A: I’m so sorry to hear about your husband’s death. But thank you for sharing your message. In defense of financial planners, I will pass along this bit of advice from a good friend of mine who is one. He said his job is to help people plan for, and be financially prepared for, what possibly might happen — not for what probably will happen. And I guess it’s possible your husband might have lived a much longer life.
There is an upside to your husband delaying starting his Social Security benefits. Because he did that, you will get higher widow’s benefits. Assuming you are 66 or older and are not getting higher benefits on your own record, you will get his full benefit, including the 32 percent in delayed retirement credits he got for waiting until age 70.
Q: I just turned 68 years old. I was planning to wait until 70 to apply for my Social Security. However, I was recently diagnosed with stage 4 non-Hodgkin lymphoma. I probably have less than six months to live. I realize now I made a bad decision by not filing for my Social Security earlier. But what I want to know now is what can I do to make sure my wife gets the highest widow’s benefit possible? Just so you know, my full retirement age benefit would have been $2,480.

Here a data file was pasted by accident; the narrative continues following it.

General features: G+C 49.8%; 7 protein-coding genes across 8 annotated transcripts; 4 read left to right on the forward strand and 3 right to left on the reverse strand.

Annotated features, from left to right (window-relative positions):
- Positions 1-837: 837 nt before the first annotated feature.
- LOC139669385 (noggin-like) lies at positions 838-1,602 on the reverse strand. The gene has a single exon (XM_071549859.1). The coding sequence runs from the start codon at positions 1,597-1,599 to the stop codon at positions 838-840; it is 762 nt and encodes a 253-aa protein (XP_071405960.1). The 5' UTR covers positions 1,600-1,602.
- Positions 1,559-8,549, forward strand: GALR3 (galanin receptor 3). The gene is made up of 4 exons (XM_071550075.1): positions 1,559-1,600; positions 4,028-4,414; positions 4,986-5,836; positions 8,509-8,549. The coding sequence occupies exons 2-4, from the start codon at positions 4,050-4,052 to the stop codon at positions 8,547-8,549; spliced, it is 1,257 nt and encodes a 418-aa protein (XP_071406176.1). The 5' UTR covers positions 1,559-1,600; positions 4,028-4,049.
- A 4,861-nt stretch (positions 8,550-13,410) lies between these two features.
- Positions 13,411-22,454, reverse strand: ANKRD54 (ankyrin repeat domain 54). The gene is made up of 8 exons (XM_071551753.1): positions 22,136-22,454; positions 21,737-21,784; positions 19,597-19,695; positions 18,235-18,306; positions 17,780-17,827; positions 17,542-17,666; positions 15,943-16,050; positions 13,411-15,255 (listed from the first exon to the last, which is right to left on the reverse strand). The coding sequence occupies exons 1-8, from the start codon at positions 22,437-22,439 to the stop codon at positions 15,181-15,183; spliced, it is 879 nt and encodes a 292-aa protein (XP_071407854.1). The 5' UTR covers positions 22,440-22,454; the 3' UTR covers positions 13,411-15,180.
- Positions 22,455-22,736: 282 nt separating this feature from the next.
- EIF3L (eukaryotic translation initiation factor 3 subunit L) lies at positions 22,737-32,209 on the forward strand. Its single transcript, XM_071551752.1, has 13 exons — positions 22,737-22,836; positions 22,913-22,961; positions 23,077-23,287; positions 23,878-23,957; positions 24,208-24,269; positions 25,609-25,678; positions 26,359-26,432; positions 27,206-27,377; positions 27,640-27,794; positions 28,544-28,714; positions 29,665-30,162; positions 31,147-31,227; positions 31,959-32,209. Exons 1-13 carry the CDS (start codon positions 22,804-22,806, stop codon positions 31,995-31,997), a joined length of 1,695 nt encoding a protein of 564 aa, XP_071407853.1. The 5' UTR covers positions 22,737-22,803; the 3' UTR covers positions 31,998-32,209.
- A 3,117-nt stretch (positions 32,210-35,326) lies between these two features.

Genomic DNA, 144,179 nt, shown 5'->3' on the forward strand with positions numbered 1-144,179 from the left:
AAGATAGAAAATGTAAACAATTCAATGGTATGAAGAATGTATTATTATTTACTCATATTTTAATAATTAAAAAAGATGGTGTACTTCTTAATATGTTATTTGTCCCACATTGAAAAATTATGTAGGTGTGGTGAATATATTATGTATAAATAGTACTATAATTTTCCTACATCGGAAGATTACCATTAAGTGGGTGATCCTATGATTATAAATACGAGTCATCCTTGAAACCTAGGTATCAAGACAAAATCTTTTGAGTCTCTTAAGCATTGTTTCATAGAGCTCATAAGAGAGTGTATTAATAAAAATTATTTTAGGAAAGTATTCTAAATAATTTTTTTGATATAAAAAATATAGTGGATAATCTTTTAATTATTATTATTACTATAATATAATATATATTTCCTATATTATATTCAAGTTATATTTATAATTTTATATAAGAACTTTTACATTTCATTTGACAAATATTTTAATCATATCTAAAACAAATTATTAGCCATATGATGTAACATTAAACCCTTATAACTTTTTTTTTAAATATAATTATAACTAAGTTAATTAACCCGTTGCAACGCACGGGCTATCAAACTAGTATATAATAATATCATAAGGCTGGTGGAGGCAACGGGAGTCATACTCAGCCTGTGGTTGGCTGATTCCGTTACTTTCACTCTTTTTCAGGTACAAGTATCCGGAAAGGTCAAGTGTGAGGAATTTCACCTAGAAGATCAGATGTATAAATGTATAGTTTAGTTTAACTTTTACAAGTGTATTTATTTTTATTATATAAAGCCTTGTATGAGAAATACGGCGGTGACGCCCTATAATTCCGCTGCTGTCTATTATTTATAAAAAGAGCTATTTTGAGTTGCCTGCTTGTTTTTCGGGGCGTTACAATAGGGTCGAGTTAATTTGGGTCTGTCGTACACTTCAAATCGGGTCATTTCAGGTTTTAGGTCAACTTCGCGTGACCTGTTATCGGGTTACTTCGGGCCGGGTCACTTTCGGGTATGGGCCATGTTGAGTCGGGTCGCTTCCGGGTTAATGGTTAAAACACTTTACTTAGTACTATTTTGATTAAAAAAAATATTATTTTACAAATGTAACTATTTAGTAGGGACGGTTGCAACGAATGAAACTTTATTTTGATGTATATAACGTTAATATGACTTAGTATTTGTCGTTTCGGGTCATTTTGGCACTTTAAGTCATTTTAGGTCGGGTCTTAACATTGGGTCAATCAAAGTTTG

A: I am so sorry to hear about your health prognosis. And it certainly is noble of you to be thinking about your wife at a time like this. If you really want her to get the highest widow’s benefit possible, then you should simply not file for any Social Security benefits. Upon your death, your wife’s widow’s rate will be based on what you would have been due at the time of death.